To create a search keyword, open the bookmarks window by choosing "Show all bookmarks" in the Bookmarks menu, or by pressing Control+Shift+B (Command+Shift+B on Mac). Then from the utility ("Gear") menu in the Library window that appears, choose "New Bookmark...".

This causes the bookmark editing dialog to appear. Fill that out as follows:

A suitable name for your search keyword; "Open MDN Template" is a good one.
A list of tags used to organize your bookmarks; these are entirely optional and what (if any) tags you use is up to you.
The shortcut text you wish to use to access the template. Ideally, this should be something short and quick to type, such as simply "t" or "mdnt".
A suitable description explaining what the search keyword does.

The resulting dialog looks something like this:

Then click the "Add" button to save your new search keyword. From then on, typing your keyword, then a space, then the name of a macro will open that macro in your current tab. So if you used "t" as the keyword, typing t ListSubpages will show you the page at ListSubpages.


This section will list examples of common patterns for templates used on MDN, including samples of legacy DekiScript templates and their new KumaScript equivalents.

Force templates used on a page to be reloaded

It bears repeating: To force templates used on a page to be reloaded after editing, hit Shift-Reload. Just using Reload by itself will cause the page contents to be regenerated, but using cached templates and included content. A Shift-Reload is necessary to invalidate caches beyond just the content of the page itself.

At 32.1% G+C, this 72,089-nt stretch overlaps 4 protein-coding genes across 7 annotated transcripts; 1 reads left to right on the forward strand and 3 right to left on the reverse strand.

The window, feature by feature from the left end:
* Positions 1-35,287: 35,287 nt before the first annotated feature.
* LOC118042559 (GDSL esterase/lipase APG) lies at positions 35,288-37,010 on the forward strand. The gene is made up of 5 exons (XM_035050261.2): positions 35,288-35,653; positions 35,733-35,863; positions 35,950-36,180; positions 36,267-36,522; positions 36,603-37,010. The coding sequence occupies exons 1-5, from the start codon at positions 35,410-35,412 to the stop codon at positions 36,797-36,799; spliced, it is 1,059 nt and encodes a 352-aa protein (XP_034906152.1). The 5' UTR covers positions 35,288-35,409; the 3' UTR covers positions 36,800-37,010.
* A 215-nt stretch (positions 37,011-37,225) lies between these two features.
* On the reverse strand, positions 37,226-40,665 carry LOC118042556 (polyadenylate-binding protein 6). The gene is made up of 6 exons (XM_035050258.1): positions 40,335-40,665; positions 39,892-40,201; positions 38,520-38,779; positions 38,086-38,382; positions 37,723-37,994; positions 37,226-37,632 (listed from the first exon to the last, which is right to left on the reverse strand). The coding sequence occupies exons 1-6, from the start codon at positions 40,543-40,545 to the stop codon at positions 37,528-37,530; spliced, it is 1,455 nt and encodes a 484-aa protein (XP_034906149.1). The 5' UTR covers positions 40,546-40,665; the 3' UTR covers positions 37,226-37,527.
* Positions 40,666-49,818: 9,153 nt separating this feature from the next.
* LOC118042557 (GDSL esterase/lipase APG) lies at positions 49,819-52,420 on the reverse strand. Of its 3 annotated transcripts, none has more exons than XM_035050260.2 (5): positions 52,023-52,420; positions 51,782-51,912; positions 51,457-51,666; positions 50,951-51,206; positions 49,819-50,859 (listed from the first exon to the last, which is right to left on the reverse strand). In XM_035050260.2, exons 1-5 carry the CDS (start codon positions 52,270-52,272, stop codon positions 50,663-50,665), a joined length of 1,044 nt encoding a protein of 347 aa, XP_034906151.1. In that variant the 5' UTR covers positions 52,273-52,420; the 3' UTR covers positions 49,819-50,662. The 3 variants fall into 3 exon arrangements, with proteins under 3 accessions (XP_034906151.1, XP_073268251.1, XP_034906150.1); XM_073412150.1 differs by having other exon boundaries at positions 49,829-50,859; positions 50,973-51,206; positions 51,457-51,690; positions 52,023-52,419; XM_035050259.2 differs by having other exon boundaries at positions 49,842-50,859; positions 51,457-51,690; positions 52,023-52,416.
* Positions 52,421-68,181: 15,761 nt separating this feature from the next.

Recovering from "Unknown Error"

Sometimes, you'll see a scripting message like this when you load a page:

Kumascript service failed unexpectedly: <class 'httplib.BadStatusLine'>

This is probably a temporary failure of the KumaScript service. If you Refresh the page, the error may disappear. If that doesn't work, try a Shift-Refresh. If, after a few tries, the error persists - file an IT bug for Mozilla Developer Network to ask for an investigation.

Broken wiki.languages() macros

On some pages, you'll see a scripting error like this:

Syntax error at line 436, column 461: Expected valid JSON object as the parameter of the preceding macro but...

If you edit the page, you'll probably see a macro like this at the bottom of the page:

{{ wiki.languages({ "zh-tw": "zh_tw/Core_JavaScript_1.5_教學/JavaScript_概要", ... }) }}